Weather Discusion , Learning and Questions

Over the last year many people have asked about weather resources including during last nights meeting about having weather discussions and a place to discuss weather and ask questions, Im not a weather guru like others but I just wanted to start the discussion.

here is a link to steves weather resources

rmhpa has weather links also

Which i like to read the NWS aviation forecast discussion , NWS soaring forecast in boulder,
and the winds aloft from usairnet

From talking to Steve some things to be weary about in the NWS weather discussion during winter are subsiding air mass, down sloping winds and shortwaves

In the winter in the front range and summer i always look behind the hill and make sure its not west more then 5mph at such as stations like Genesee behind lookout and sugarloaf for boulder.

Hey Gary,

Thanks for the conversation yesterday. The little slide show that I did during 2010 might be helpful as well when using the resource list that I posted in October.

All of the resources that Jan has added to the Weather links are quite useful as well.

Here are a few things to remember about flying the Front Range over the next few months: 1) The unseasonable warm day is usually due to the heating produced by downslope winds… so look for seasonable to slightly cooler temps with sunshine. 2) A front coming from the pacific NW is rarely good and may be called a shortwave in the discussion - gusty N and NW winds are what generally follow these systems and they are often proceeded by gusty SW winds (both conditions are generally downslope in nature). 3) a low pressure surface trough (yellow dashed line on weather map) to our east can create a pressure gradient that draws the downslope across the isobar lines to feed the trough line in a direction perpendicular to the orientation of the trough line… a significant downslope event can be driven by this kind of feature when it is not to far east of the foothills, particularly if it is high pressure west of the Divide. 4) watch for surface cold fronts diving south out Canada along the east slopes of the Rockies - these can produce good flying because the cold air wedges under the warm air and lifts it, but beware the initial front arriving if it is a strong front (you may need to wait until after initial passage for winds to die a bit)… soaring forecast will often show “poor” because this feature is not captured in that forecast. 5) Nov and Dec are often the transition time for the northern Jetstream to transition to a more southerly track across the US. As a consequence, we will often see the jet right over head. 6) a mention of subsiding airmass in the DEN forecast discussion will generally point to downslope conditions.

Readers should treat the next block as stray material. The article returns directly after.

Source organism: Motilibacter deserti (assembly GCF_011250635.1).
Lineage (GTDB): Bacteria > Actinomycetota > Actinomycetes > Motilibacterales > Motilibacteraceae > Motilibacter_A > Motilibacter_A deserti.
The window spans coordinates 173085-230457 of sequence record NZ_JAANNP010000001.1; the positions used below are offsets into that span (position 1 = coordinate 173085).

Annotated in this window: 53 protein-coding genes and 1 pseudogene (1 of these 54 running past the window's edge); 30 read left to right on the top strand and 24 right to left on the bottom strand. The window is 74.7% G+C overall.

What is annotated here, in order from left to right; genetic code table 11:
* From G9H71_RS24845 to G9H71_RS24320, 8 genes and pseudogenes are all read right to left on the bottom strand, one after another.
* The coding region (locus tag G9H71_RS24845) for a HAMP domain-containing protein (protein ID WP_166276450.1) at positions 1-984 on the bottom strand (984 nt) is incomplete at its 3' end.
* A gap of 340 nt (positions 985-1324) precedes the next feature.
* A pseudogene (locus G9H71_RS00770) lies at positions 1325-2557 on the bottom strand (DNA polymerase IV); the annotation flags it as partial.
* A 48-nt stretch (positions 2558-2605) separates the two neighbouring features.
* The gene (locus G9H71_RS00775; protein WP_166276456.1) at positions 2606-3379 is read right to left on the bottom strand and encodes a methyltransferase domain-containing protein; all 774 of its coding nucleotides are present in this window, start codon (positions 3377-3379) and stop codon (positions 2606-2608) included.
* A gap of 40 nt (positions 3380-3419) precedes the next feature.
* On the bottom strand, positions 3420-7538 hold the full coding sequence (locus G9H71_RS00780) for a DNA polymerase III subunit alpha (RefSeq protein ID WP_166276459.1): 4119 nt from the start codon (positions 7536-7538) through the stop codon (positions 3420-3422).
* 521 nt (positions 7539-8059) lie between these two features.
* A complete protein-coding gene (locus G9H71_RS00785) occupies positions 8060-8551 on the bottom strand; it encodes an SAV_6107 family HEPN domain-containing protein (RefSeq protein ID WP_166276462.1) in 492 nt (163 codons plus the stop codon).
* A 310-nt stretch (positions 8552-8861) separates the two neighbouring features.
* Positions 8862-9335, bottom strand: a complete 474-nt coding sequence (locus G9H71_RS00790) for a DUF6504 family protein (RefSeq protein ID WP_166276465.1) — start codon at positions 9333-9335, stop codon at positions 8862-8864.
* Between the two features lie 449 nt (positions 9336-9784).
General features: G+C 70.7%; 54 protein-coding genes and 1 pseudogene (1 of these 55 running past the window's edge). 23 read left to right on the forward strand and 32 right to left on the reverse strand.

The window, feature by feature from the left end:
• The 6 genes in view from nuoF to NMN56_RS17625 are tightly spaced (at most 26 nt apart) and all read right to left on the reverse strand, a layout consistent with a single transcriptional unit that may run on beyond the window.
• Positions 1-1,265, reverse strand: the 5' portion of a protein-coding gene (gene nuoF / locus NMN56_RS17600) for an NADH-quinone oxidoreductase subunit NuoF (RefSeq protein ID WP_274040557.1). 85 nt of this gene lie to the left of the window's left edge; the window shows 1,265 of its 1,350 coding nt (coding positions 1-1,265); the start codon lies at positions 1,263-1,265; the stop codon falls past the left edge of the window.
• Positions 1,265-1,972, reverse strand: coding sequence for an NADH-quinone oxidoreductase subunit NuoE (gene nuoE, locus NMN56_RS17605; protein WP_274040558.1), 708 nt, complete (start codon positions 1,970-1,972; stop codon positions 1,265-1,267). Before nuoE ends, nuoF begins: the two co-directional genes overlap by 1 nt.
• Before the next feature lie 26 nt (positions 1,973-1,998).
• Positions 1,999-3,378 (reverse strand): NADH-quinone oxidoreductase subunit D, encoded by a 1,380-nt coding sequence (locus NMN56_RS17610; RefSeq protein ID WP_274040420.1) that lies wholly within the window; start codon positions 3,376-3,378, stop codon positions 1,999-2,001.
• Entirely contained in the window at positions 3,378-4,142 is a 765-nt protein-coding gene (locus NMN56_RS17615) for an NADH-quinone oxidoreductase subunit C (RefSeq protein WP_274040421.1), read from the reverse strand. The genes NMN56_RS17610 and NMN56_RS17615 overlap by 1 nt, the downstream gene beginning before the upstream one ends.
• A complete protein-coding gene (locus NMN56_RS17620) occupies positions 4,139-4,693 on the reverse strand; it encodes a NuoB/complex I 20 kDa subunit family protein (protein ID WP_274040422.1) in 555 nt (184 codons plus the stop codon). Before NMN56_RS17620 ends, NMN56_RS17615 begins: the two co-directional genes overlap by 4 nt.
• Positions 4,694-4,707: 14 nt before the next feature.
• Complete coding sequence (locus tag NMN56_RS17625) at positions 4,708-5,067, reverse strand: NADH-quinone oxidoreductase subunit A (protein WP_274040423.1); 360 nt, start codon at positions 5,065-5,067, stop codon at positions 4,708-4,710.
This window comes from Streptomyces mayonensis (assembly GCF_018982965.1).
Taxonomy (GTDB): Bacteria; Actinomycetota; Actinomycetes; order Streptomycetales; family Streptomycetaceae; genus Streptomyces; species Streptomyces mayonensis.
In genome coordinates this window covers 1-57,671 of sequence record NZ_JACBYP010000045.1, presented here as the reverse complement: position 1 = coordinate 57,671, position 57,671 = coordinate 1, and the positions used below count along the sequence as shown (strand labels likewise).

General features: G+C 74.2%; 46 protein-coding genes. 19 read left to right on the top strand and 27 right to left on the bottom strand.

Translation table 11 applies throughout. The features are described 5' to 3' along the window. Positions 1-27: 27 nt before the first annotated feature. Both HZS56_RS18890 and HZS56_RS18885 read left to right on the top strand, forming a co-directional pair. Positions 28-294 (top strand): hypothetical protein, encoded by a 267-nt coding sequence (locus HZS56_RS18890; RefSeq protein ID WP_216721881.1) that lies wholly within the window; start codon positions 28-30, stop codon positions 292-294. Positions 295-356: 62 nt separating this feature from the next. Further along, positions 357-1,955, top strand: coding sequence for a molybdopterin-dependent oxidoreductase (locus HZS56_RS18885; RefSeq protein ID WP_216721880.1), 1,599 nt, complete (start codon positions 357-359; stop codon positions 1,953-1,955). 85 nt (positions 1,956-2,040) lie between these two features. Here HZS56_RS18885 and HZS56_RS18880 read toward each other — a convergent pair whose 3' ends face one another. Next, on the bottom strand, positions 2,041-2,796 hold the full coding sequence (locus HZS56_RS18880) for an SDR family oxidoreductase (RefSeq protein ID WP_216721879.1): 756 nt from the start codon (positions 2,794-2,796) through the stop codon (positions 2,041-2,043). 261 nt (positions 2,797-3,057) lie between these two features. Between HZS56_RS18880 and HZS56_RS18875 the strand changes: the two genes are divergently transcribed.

Solstice will be here in 30 days or so… everyday gets longer after that and Front Range flying will improve within 30 days or so after Solstice.


WX, weekend of 21/22 May 2016: